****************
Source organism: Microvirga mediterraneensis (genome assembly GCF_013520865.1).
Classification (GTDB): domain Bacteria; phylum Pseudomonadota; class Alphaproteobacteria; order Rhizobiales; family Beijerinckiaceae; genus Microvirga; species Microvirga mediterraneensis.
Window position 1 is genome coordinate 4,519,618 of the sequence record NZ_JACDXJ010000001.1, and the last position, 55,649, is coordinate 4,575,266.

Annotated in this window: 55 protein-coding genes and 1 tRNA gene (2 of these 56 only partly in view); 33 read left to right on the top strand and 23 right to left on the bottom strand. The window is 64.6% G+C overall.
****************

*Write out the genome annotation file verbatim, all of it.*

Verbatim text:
Source organism: Microvirga mediterraneensis (genome assembly GCF_013520865.1).
Classification (GTDB): domain Bacteria; phylum Pseudomonadota; class Alphaproteobacteria; order Rhizobiales; family Beijerinckiaceae; genus Microvirga; species Microvirga mediterraneensis.
Window position 1 is genome coordinate 4,519,618 of the sequence record NZ_JACDXJ010000001.1, and the last position, 55,649, is coordinate 4,575,266.

Annotated in this window: 55 protein-coding genes and 1 tRNA gene (2 of these 56 only partly in view); 33 read left to right on the top strand and 23 right to left on the bottom strand. The window is 64.6% G+C overall.